From the Society for Immunotherapy of Cancer
In cooperation with the Food and Drug Administration (FDA), and as a service to our members, SITC will periodically distribute information about newly approved therapies for cancer patients. This helps FDA inform oncologists and professionals in oncology-related fields of recent approvals in a timely manner. Included in the email from the FDA will be a link to the product label, which will provide the relevant clinical information on the indication, contraindications, dosing, and safety. In sending this information, SITC does not endorse any product or therapy and does not take any position on the safety or efficacy of the product or therapy described. The following is a message from the Director of the FDA Oncology Center of Excellence, Dr. Richard Pazdur:
On June 27, 2019, the Food and Drug Administration approved daratumumab (DARZALEX, Janssen Biotech, Inc.) in combination with lenalidomide and dexamethasone for patients with newly diagnosed multiple myeloma who are ineligible for autologous stem cell transplant.
Approval was based on MAIA (NCT02252172), an open-label, randomized (1:1), active-controlled phase 3 study, comparing dartumumab (16 mg/kg) in combination with lenalidomide and low-dose dexamethasone (DRd) to lenalidomide and low-dose dexamethasone (Rd), in 737 patients with newly diagnosed multiple myeloma who were ineligible for autologous stem cell transplant.
The trial demonstrated an improvement in progression-free survival (PFS) in the DRd arm compared with the Rd arm. The median PFS had not been reached in the DRd arm and was 31.9 months in the Rd arm (HR 0.56; 95% CI: 0.43, 0.73; p<0.0001). The median time to response was 1.05 months (range: 0.2 to 12.1 months) in the DRd group and 1.05 months (range: 0.3 to 15.3 months) in the Rd group. The median response duration had not been reached in the DRd group and was 34.7 months (95% CI: 30.8, not estimable) in the Rd group.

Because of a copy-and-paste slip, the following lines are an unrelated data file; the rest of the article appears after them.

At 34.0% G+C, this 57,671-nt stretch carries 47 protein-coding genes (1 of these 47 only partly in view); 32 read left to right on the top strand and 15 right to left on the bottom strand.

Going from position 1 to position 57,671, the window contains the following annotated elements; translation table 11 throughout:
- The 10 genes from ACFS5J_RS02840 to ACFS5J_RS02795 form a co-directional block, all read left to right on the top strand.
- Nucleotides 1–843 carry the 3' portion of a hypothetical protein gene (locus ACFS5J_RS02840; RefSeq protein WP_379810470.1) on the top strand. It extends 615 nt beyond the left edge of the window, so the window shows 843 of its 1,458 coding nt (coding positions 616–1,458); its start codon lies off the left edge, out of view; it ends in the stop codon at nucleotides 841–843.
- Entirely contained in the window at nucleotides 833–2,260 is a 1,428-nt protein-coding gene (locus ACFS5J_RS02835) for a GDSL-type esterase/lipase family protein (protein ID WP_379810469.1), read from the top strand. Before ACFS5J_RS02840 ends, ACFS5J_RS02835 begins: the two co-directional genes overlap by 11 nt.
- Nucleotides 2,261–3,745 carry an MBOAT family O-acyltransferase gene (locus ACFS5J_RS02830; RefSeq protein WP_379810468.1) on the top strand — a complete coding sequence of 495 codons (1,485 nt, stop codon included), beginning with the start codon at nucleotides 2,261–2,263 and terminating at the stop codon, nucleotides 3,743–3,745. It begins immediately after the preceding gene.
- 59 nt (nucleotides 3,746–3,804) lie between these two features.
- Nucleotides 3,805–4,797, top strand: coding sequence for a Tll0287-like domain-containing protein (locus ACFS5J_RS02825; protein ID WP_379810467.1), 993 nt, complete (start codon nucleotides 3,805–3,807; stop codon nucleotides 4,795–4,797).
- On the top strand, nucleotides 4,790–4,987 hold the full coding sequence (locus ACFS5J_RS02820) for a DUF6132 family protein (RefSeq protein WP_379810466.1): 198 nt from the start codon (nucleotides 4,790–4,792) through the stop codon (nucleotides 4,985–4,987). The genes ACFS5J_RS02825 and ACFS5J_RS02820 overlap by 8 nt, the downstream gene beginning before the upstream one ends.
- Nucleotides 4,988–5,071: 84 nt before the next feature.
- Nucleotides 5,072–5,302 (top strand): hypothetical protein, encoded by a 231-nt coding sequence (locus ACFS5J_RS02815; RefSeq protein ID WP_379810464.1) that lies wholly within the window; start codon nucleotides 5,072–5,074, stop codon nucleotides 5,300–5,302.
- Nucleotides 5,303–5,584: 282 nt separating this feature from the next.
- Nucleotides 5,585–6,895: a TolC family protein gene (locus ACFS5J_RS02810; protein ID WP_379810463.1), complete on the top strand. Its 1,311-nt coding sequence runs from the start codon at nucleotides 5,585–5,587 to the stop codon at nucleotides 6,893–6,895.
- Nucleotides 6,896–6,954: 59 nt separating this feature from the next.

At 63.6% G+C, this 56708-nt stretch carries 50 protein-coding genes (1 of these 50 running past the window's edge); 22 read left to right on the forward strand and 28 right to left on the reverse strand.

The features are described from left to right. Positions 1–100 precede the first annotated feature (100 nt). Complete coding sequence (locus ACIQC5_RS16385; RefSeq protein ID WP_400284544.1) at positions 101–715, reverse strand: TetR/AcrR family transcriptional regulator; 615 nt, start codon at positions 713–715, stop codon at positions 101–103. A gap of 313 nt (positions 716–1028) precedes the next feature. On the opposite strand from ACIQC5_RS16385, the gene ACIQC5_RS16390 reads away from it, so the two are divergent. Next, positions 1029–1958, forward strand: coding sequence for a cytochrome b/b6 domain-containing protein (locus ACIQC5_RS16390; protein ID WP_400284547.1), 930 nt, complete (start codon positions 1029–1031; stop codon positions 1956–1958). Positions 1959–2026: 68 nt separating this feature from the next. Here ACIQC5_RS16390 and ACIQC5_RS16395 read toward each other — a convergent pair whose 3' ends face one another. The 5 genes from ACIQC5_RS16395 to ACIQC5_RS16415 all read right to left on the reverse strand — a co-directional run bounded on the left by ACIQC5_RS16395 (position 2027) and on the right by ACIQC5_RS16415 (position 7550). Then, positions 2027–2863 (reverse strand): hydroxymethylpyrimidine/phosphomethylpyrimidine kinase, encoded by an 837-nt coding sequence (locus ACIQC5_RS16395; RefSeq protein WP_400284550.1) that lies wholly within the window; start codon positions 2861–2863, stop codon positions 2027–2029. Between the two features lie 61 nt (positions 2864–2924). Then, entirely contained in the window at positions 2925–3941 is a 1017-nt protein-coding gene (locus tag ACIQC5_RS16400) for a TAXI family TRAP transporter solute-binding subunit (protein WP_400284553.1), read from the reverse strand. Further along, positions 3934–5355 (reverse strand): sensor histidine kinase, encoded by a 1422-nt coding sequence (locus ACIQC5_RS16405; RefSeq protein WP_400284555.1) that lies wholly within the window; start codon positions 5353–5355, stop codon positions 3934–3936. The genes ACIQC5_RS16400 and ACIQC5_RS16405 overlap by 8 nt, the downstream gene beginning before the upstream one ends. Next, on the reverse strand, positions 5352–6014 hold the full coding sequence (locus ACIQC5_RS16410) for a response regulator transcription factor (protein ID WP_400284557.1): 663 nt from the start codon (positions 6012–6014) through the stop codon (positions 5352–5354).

Daratumumab can cause severe and/or serious infusion reactions, including anaphylactic reactions. Approximately half of all patients in clinical trials experienced an infusion reaction. Patients should be pre‑medicated with antihistamines, antipyretics and corticosteroids. Frequently monitor patients during the entire infusion is recommended.
In newly diagnosed multiple myeloma patients who received daratumumab in combination with lenalidomide and dexamethasone, the most frequent (equal to or greater than 20%) adverse reactions were infusion reactions, diarrhea, constipation, nausea, peripheral edema, fatigue, back pain, asthenia, pyrexia, upper respiratory tract infection, bronchitis, pneumonia, decreased appetite, muscle spasms, peripheral sensory neuropathy, dyspnea and cough.
The recommended daratumumab dose is 16 mg/kg actual body weight. View full prescribing information for drugs used in combination and schedule.
This application used the Real-Time Oncology Review. FDA granted this application priority review. A description of FDA expedited programs is in the Guidance for Industry: Expedited Programs for Serious Conditions-Drugs and Biologics.
Project Facilitate: The Oncology Center of Excellence program for Expanded Access—For assistance with single-patient INDs for investigational oncology products, healthcare professionals may contact OCE’s Project Facilitate at 240-402-0004 or email OncProjectFacilitate@fda.hhs.gov.
Healthcare professionals should report all serious adverse events suspected to be associated with the use of any medicine and device to FDA’s MedWatch Reporting System or by calling 1-800-FDA-1088.